As the 87th Texas Legislative Session begins, Texans are still struggling with ever-rising property taxes. In order to help get the situation under control, a property tax expert is advocating for stricter limits on how much property taxable values can increase year to year and endorses a proposal to eliminate a large part of property tax bills altogether.
“What’s happening right now is we’re all getting taxed out of our homes; the values are increasing,” said Chandler Crouch, a North Texas realtor and 2020 Conservative Leader Award winner.
“When you can’t afford your house anymore, guess who can: the person from California that’s going to come over here. And guess who they’re going to vote for: somebody that has no fiscal responsibility at all.”
In 2019, the Texas Legislature passed property tax reform that required elections for some cities and counties that attempt to hike property tax revenues 3.5 percent from the prior year. A tax ratification election is also required of school districts depending on the tax rate the local school board approves.
Did the Texas Legislature do enough to help property taxpayers in 2019?
“They didn’t do enough, but yes, it did help people to some degree,” Crouch replied.
“It’s a beneficial change, but politicians look at property taxes and they’ll say there wasn’t a tax decrease or there wasn’t a tax increase if the amount of tax revenue didn’t change. Or maybe they’ll even look at the rate, but when an actual homeowner’s bill increases and then a politician tells them that they did something for them, but yet I’m paying more money as [an] individual, then there’s a severe disconnect. And that’s where the politicians lose all sight of what’s actually happening to the folks, and that’s where I come into play.”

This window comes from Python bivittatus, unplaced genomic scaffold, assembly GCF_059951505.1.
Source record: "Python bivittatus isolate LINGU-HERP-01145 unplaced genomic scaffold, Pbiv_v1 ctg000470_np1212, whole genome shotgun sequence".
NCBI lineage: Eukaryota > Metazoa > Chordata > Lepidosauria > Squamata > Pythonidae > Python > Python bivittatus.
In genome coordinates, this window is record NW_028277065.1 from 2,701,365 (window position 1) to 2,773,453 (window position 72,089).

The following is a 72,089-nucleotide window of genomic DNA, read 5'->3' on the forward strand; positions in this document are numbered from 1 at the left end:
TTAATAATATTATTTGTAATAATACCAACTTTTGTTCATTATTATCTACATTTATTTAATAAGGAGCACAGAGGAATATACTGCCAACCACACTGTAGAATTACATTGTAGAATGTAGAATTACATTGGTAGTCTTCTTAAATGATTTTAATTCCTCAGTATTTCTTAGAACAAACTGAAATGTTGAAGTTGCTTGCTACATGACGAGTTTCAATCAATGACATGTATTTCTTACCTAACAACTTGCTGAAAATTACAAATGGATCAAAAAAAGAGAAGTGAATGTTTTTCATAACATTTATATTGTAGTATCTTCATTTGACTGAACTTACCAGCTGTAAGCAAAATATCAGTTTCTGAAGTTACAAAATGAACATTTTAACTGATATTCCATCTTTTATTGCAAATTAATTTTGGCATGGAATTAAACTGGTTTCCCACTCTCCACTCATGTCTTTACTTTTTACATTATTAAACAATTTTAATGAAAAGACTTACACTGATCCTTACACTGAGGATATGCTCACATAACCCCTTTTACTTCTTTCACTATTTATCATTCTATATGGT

Crouch volunteers his time and resources to help Tarrant County homeowners protest their property tax values for free. Last year, he helped 20,000 homeowners.
Crouch pointed out what 2019’s property tax reform was able to accomplish.
“Where the Texas Legislature did good is they limited the amount of revenue that could be charged—basically, the amount of increase from one year to the next,” Crouch said. “If they go above a certain level, then they have to have an election, then the people get to decide […].”
“The bad thing is what the politicians didn’t realize … just because they put a cap on that overall number doesn’t mean that you and I are actually going to pay less,” he continued. “So, you and I need protection from not a politician’s perspective, [but] from a human individual perspective: the perspective of the person having trouble putting food in their kids’ mouths.”
Crouch himself has heard from citizens even after property tax reform passed. “They call into my office every single day, crying, losing their home,” he said. “I hear about it statewide.”
People call because they can’t pay their tax bill.
Part of the Problem
A flaw contributing to higher property tax bills, according to Crouch, is current Texas law when it comes to homeowners’ property tax value—the amount set by your local appraisal district, which your local government uses to calculate your tax bill.